Starbucks Corp. (Nasdaq:SBUX) Chairman, President and CEO Howard Schultz has had it up to here with the government shutdown. So much so that he wants to teach them a lesson in "generosity and civility". Through the end of the day today, October 11, anyone who buys a drink from Starbucks for someone else, gets a free tall coffee in return for their act of kindness.
"It's that simple - 'pay it forward,' and Starbucks will pay you back," Schultz told Bloomberg. "This is a different yet authentic way Starbucks can help our fellow citizens to come together by supporting one another during a particularly challenging time."
In addition, Starbucks is circulating petitions in all of its U.S. stores, urging lawmakers to reopen the government and avoid a looming default. The petition drive runs from October 11 through October 13. "Starbucks will offer up its thousands of stores across the nation to give the millions of customers who come through our stores every week, and thousands of partners (employees) who serve them, an opportunity to have their voices heard by signing our petition," Schultz wrote in an open letter on Starbucks' web site, Chain Store Age reported.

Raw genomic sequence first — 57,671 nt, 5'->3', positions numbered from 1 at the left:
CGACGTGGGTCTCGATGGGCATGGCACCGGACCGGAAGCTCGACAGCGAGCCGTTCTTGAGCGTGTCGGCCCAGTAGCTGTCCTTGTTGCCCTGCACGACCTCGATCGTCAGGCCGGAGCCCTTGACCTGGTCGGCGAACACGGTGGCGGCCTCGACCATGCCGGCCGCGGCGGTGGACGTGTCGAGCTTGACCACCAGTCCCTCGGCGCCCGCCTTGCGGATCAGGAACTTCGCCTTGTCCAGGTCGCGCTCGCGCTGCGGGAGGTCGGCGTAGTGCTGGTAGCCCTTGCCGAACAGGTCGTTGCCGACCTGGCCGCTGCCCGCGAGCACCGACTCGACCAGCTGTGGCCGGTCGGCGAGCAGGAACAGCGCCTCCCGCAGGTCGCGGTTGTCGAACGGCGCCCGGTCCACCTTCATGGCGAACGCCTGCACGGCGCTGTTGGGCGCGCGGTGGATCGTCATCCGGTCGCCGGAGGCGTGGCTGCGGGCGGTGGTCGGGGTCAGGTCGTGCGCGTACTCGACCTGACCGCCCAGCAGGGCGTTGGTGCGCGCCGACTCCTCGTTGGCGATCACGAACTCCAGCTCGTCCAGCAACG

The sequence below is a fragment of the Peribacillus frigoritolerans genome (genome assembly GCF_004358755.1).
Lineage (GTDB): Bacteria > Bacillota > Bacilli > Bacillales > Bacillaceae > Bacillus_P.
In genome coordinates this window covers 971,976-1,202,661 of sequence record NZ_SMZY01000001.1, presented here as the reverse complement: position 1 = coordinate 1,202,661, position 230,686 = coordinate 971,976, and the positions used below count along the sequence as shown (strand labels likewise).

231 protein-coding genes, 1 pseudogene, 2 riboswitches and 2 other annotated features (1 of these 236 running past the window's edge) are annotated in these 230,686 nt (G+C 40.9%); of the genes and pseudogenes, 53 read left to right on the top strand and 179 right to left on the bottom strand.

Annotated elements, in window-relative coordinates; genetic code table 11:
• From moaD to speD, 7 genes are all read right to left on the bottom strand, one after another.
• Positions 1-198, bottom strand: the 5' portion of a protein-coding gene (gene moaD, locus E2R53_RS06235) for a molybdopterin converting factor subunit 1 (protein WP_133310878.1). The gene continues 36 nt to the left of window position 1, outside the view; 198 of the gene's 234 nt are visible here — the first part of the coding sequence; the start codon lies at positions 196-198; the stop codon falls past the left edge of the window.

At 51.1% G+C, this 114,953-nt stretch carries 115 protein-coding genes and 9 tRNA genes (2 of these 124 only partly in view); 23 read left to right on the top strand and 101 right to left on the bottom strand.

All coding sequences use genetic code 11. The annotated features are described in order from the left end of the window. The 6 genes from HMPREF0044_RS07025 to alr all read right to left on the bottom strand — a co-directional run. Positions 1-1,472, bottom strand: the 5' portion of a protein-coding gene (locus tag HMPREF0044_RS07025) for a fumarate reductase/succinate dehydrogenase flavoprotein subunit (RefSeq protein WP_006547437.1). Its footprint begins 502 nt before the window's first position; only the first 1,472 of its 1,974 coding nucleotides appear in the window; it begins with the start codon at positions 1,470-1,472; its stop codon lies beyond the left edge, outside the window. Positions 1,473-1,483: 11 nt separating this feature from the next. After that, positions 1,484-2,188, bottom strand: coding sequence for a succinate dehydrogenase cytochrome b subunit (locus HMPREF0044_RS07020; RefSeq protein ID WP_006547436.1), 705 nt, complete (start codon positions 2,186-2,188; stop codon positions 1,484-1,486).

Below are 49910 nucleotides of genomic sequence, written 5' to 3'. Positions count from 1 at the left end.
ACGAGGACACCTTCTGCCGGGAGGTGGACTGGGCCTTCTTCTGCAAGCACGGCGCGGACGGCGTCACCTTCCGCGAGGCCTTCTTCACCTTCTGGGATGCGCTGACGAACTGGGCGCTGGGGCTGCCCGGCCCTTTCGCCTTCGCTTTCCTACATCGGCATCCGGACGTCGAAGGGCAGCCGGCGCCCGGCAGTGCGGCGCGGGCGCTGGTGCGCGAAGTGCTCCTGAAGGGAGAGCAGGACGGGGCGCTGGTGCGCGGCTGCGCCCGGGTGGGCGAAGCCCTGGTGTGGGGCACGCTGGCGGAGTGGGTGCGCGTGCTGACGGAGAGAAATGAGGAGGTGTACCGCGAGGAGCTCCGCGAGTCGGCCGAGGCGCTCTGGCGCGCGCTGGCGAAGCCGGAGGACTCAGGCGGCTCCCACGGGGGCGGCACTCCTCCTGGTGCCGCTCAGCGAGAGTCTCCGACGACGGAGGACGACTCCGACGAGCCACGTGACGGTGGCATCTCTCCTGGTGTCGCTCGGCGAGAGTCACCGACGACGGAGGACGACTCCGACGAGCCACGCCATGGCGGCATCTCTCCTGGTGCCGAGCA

Newspaper ads promoting the petition are running in USA Today, The New York Times, The Wall Street Journal and Washington Post.
This is not the first time Schultz has been outspoken against the actions taken in Washington. Two years ago, frustrated with the US deficit and unemployment, he pledged to boycott all campaign donations until solutions could be found. The move also garnered the support of AOL Inc. (Nasdaq:AOL) CEO Tim Armstrong and Whole Foods (Nasdaq:WFM) Co-CEO Walter Robb.
Schulz's latest action aimed at the government signals American business owners to "remind the Congress and the President of their duty to put citizenship over partisanship for the sake of our country and the world at large," Shultz said.
Other national brands, such as Boston Market and AMC Theatres, are providing offers to furloughed workers. In addition, several Washington, D.C.-area businesses have been providing a variety of free and discounted services to support the workers since the shutdown began.
For more, see:
This Nation's Restaurant News article
This Bloomberg article
This Chain Store Age article
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